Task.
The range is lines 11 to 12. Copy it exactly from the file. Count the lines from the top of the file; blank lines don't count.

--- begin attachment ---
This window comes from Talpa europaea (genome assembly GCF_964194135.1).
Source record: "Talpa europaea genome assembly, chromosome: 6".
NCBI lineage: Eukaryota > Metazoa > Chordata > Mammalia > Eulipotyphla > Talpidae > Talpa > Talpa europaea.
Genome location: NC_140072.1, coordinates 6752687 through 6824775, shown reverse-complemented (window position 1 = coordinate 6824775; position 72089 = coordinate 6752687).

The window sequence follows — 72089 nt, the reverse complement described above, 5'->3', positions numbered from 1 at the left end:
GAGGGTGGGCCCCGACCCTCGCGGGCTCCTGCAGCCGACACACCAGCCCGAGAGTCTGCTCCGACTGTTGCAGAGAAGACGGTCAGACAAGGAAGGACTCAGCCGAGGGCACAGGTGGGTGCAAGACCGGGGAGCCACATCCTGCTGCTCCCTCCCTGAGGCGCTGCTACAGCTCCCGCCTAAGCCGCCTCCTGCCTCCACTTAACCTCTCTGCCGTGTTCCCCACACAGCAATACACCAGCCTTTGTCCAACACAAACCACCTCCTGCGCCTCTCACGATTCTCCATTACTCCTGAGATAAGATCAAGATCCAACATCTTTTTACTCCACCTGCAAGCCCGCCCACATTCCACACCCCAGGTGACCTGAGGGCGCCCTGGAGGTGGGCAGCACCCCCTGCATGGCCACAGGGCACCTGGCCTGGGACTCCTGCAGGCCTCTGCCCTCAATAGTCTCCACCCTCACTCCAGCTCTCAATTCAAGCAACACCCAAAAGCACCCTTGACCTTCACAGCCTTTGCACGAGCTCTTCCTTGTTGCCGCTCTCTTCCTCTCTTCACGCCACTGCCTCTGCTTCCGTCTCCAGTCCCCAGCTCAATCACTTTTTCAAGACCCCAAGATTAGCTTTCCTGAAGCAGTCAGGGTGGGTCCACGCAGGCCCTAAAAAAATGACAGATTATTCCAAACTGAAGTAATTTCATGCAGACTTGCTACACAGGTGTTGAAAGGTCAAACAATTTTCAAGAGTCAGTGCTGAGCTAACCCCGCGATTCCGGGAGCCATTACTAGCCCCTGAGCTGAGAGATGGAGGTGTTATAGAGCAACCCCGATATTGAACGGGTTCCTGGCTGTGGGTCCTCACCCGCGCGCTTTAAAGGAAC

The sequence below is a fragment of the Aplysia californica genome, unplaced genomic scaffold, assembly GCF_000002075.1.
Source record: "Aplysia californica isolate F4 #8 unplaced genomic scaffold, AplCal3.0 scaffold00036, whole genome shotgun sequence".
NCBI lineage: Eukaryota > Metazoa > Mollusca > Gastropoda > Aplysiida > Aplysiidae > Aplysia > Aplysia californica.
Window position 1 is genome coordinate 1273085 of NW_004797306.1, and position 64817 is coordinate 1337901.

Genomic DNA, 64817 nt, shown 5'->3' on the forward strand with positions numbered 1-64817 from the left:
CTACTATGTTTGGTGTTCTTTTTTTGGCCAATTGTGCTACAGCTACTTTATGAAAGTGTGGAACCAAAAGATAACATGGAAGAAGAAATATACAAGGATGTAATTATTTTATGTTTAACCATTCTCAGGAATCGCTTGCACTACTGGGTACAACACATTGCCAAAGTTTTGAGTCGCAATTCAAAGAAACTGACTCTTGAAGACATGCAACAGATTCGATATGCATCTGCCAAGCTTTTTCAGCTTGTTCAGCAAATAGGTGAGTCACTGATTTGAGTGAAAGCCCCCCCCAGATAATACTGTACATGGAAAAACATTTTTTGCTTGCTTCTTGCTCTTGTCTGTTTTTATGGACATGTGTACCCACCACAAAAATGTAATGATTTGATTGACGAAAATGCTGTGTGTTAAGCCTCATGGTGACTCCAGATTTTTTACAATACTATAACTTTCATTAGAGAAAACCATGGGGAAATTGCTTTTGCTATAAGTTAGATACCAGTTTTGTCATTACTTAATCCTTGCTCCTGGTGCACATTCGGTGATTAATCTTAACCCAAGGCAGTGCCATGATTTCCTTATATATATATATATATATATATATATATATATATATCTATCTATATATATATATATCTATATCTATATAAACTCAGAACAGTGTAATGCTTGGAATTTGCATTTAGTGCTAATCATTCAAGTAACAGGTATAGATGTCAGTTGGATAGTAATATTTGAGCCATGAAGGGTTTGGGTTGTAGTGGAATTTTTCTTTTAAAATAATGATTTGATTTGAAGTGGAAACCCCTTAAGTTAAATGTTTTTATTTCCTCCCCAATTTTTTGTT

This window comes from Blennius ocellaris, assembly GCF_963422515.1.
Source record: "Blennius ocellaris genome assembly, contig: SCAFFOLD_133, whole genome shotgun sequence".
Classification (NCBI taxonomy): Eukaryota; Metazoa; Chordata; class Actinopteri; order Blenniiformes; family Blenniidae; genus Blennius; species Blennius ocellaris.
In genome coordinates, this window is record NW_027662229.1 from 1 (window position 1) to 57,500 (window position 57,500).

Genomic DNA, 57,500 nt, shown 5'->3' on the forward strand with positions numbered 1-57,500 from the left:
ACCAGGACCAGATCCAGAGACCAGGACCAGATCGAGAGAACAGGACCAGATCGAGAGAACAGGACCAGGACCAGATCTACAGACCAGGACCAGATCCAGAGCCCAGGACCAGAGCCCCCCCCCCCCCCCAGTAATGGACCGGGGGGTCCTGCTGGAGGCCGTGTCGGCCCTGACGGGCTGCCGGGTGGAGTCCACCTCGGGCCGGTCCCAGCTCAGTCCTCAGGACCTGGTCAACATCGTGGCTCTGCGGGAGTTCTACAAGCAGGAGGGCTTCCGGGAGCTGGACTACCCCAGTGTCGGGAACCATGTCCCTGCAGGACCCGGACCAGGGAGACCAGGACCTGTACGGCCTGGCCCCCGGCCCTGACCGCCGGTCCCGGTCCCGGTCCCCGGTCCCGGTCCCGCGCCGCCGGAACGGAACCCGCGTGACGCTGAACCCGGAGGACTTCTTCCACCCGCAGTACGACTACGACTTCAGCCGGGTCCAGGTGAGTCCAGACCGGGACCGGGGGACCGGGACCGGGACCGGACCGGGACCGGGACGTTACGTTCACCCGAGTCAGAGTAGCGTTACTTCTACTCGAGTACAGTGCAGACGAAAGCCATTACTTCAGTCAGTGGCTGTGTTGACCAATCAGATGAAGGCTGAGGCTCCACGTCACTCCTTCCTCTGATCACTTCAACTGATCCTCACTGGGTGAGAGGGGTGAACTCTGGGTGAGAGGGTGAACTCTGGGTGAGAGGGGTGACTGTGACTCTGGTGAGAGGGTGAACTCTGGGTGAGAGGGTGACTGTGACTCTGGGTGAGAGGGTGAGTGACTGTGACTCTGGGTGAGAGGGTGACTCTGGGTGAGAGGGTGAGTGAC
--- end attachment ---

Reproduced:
Genomic DNA, 64817 nt, shown 5'->3' on the forward strand with positions numbered 1-64817 from the left:
CTACTATGTTTGGTGTTCTTTTTTTGGCCAATTGTGCTACAGCTACTTTATGAAAGTGTGGAACCAAAAGATAACATGGAAGAAGAAATATACAAGGATGTAATTATTTTATGTTTAACCATTCTCAGGAATCGCTTGCACTACTGGGTACAACACATTGCCAAAGTTTTGAGTCGCAATTCAAAGAAACTGACTCTTGAAGACATGCAACAGATTCGATATGCATCTGCCAAGCTTTTTCAGCTTGTTCAGCAAATAGGTGAGTCACTGATTTGAGTGAAAGCCCCCCCCAGATAATACTGTACATGGAAAAACATTTTTTGCTTGCTTCTTGCTCTTGTCTGTTTTTATGGACATGTGTACCCACCACAAAAATGTAATGATTTGATTGACGAAAATGCTGTGTGTTAAGCCTCATGGTGACTCCAGATTTTTTACAATACTATAACTTTCATTAGAGAAAACCATGGGGAAATTGCTTTTGCTATAAGTTAGATACCAGTTTTGTCATTACTTAATCCTTGCTCCTGGTGCACATTCGGTGATTAATCTTAACCCAAGGCAGTGCCATGATTTCCTTATATATATATATATATATATATATATATATATATATCTATCTATATATATATATATCTATATCTATATAAACTCAGAACAGTGTAATGCTTGGAATTTGCATTTAGTGCTAATCATTCAAGTAACAGGTATAGATGTCAGTTGGATAGTAATATTTGAGCCATGAAGGGTTTGGGTTGTAGTGGAATTTTTCTTTTAAAATAATGATTTGATTTGAAGTGGAAACCCCTTAAGTTAAATGTTTTTATTTCCTCCCCAATTTTTTGTT